Dajing Yuan (Thu Jun 09 12:01:11 EDT 2016)
I really want to know what is the material used to fabricate sodium and potassium selective electrode.
Stu Borman (Mon Jun 13 09:31:52 EDT 2016)
Hope this helps. From the paper:

A Ag/AgCl electrode serves as a shared reference electrode and counter electrode for both sensors. The use of Prussian blue dye as a mediator minimizes the reduction potentials to approximately 0 V (versus Ag/AgCl), and thus eliminates the need for an external power source to activate the sensors. These enzymatic sensors autonomously generate current signals proportional to the abundance of the corresponding metabolites between the working electrode and the Ag/AgCl electrode. The measurement of Na+ and K+ levels is facilitated through the use of ion-selective electrodes (ISEs), coupled with a polyvinyl butyral (PVB)-coated reference electrode to maintain a stable potential in solutions with different ionic strengths. By using poly(3,4-ethylenedioxythiophene) polystyrene sulfonate (PEDOT:PSS) as an ion-to-electron transducer in the ISEs and carbon nanotubes in the PVB reference membrane25, robust potentiometric sensors (with voltage output) can be obtained for long-term continuous measurements with negligible voltage drift.

Fabrication of electrode arrays
Briefly, the sensor arrays on PET were patterned by photolithography using positive photoresist (Shipley Microposit S1818) followed by 30 nm Cr/50 nm Au deposited via electron-beam evaporation and lift-off in acetone. A 500-nm parylene C insulation layer was then deposited in a SCS Labcoter 2 Parylene Deposition System. Subsequently, photolithography was used to define the final electrode area (3 mm diameter) followed by O2 plasma etching for 450 s at 300 W to remove the parylene completely. Electron-beam evaporation was then performed to pattern 180-nm Ag onto the electrode areas, followed by lift-off in acetone. The Ag patterns on working electrode area were dissolved in a 6-M HNO3 solution for 1 min. The Ag/AgCl reference electrodes were obtained by injecting 10 μl 0.1-M FeCl3 solution on top of each Ag reference electrode using a micropipette for 1 min.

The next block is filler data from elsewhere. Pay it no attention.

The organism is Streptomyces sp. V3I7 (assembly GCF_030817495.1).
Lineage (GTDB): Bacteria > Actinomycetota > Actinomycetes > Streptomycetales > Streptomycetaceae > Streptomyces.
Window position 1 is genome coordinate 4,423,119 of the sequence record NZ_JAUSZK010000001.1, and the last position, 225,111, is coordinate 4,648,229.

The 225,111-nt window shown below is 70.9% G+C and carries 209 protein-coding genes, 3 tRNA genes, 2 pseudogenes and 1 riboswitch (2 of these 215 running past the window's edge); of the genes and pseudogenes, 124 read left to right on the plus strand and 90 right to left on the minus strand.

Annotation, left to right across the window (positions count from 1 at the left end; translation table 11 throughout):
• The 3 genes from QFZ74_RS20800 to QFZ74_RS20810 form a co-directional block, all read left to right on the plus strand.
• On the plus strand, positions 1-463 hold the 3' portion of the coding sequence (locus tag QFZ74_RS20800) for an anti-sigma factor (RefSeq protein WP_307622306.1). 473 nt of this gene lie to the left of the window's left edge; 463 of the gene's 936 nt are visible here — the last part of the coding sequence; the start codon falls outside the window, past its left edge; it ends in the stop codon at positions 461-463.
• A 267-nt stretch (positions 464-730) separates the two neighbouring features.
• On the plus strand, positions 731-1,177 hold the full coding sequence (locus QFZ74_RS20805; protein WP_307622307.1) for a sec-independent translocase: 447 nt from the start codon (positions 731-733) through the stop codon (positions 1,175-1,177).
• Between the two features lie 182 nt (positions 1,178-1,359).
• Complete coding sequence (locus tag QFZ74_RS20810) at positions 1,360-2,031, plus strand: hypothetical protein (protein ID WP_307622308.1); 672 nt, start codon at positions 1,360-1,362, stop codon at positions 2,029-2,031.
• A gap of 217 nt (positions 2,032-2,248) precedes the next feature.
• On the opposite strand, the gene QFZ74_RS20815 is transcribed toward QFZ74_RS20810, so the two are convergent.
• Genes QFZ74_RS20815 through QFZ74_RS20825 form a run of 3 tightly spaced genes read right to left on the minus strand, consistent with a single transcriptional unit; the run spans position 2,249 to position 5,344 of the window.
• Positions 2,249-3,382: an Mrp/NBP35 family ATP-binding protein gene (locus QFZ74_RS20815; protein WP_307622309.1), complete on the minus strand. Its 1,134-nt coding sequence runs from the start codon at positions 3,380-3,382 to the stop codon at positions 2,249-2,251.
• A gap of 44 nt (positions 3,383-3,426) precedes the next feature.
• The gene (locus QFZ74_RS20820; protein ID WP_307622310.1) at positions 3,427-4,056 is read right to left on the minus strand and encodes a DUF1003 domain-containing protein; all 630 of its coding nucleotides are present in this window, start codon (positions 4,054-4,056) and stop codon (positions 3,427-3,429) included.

Design of electrochemical sensors
For amperometric glucose and lactate sensors, a two-electrode system where Ag/AgCl acts as both reference and counter electrode was chosen to simplify circuit design and to facilitate system integration. The two-electrode system is a common strategy for low-current electrochemical sensing34, 35. The output currents (between the working electrode and the Ag/AgCl reference/counter electrode) of the glucose and lactate sensors could be converted to a voltage potential through a transimpedance amplifier. It is known that amperometric sensors with larger area provide larger current signal. Considering the low concentration of glucose in sweat, we designed the sensors to be 3 mm in diameter to obtain a high current.

Preparation of Na+ and K+ selective sensors
The Na+ selective membrane cocktail consisted of Na ionophore X (1% weight by weight, w/w), Na-TFPB (0.55% w/w), PVC (33% w/w), and DOS (65.45% w/w). 100 mg of the membrane cocktail was dissolved in 660 μl of tetrahydrofuran17. The K+-selective membrane cocktail was composed of valinomycin (2% w/w), NaTPB (0.5%), PVC (32.7% w/w), and DOS (64.7% w/w). 100 mg of the membrane cocktail was dissolved in 350 μl of cyclohexanone. The ion-selective solutions were sealed and stored at 4 °C. The solution for the PVB reference electrode was prepared by dissolving 79.1 mg PVB and 50 mg of NaCl into 1 ml methanol36. 2 mg F127 and 0.2 mg of multiwall carbon nanotubes were added into the reference solution to minimize the potential drift25.

Poly(3,4-ethylenedioxythiophene) PEDOT:PSS was chosen as the ion–electron transducer to minimize the potential drift of the ISEs37 and deposited onto the working electrodes by galvanostatic electrochemical polymerization with an external Ag/AgCl reference electrode from a solution containing 0.01-M EDOT and 0.1-M NaPSS. A constant current of 14 μA (2 mA cm−2) was applied to produce polymerization charges of 10 mC onto each electrode.

Ion-selective membranes were then prepared by drop-casting 10 μl of the Na+-selective membrane cocktail and 4 μl of the K+-selective membrane cocktail onto their corresponding electrodes. The common reference electrode for the Na+ and K+ ISEs was modified by casting 10 μl of reference solution onto the Ag/AgCl electrode. The modified electrodes were left to dry overnight. The sensors could be used without pre-conditioning (with a small drift of ~2–3 mV h−1). However, to obtain the best performance for long-term continuous measurements such as dehydration studies, the ion-selective sensors were covered with a solution containing 0.1-M NaCl and 0.01-M KCl through microinjection (without contact to glucose and lactate sensors) for 1 h before measurements. This conditioning process was important to minimize the potential drift further.